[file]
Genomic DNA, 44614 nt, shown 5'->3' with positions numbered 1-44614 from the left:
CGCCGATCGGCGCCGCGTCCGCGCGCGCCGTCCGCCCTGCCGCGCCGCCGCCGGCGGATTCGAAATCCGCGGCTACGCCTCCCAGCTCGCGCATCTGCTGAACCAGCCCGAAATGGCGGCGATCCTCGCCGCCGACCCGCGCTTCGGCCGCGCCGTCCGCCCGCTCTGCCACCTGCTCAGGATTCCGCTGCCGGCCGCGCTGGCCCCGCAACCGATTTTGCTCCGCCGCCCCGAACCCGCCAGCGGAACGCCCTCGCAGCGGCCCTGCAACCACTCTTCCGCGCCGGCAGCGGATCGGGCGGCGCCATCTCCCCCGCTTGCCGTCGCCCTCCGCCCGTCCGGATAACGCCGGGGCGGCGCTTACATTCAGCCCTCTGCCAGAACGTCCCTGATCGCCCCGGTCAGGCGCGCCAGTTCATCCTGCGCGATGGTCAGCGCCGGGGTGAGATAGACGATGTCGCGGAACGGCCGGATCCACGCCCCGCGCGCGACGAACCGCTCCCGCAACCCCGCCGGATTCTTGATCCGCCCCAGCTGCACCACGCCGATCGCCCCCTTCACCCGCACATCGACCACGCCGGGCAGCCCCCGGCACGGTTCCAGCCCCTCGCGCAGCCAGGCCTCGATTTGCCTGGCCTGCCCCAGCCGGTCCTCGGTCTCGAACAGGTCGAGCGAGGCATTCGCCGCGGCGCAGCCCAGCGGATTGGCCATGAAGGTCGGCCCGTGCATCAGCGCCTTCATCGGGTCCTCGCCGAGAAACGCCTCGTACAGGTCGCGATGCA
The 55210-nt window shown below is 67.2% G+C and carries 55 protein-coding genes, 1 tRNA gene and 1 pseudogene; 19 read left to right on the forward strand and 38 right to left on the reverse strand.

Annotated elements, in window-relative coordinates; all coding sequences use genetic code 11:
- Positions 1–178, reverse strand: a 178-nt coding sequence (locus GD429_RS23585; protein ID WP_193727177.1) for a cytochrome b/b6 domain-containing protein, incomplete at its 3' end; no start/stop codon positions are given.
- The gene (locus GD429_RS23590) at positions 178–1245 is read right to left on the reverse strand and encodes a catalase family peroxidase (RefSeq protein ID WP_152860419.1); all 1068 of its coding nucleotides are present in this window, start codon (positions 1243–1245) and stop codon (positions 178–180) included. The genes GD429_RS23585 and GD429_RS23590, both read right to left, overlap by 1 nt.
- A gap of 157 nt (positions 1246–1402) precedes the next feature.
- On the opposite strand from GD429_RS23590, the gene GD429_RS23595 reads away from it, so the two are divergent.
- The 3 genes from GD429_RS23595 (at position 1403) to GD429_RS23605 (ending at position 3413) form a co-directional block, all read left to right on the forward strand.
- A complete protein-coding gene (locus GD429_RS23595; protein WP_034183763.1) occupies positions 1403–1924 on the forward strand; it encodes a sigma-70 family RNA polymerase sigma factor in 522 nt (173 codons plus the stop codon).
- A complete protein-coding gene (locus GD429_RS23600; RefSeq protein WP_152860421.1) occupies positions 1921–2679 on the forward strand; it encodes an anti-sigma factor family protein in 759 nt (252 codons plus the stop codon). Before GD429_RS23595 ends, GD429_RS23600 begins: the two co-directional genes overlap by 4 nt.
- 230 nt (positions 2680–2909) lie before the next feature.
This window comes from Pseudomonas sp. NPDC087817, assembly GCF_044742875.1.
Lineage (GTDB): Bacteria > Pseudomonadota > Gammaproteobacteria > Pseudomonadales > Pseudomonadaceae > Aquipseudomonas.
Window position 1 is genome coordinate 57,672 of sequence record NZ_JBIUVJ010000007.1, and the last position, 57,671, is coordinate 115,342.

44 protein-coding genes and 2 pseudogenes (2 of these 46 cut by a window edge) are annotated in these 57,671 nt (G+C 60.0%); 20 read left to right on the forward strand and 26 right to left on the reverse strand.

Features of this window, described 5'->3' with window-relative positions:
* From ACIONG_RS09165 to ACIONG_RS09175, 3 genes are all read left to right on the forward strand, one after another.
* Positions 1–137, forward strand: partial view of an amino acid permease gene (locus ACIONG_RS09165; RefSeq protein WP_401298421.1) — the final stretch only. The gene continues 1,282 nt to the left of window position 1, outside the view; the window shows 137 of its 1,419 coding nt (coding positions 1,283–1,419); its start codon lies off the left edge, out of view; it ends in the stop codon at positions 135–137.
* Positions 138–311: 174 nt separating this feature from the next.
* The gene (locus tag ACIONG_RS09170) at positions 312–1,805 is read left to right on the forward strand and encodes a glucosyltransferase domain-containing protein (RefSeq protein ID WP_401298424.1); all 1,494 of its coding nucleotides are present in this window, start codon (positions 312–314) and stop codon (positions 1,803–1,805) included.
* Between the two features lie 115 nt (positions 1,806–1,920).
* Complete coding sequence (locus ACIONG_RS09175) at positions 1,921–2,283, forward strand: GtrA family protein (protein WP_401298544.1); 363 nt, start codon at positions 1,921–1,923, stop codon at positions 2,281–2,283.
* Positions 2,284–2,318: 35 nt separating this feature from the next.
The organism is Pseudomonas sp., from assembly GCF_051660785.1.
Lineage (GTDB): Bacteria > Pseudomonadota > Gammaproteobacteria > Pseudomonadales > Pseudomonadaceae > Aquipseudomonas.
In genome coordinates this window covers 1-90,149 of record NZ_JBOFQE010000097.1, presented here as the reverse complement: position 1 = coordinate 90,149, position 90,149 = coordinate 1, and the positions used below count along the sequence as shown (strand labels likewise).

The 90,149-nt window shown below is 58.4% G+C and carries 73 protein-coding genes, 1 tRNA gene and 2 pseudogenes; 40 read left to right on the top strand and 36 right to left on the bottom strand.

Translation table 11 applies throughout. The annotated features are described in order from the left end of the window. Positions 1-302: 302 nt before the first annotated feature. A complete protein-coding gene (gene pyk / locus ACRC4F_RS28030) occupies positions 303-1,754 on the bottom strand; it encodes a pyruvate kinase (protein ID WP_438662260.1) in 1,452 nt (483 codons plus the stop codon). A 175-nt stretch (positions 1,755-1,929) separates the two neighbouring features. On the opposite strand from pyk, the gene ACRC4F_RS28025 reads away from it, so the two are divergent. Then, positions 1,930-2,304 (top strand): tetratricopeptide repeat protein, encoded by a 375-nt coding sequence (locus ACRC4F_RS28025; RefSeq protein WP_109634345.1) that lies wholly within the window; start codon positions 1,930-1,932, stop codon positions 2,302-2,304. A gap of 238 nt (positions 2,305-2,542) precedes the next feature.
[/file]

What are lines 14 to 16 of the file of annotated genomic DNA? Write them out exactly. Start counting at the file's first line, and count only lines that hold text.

Lineage (GTDB): Bacteria > Pseudomonadota > Gammaproteobacteria > Pseudomonadales > Pseudomonadaceae > Aquipseudomonas.
Window position 1 is genome coordinate 57,672 of sequence record NZ_JBIUVJ010000007.1, and the last position, 57,671, is coordinate 115,342.

44 protein-coding genes and 2 pseudogenes (2 of these 46 cut by a window edge) are annotated in these 57,671 nt (G+C 60.0%); 20 read left to right on the forward strand and 26 right to left on the reverse strand.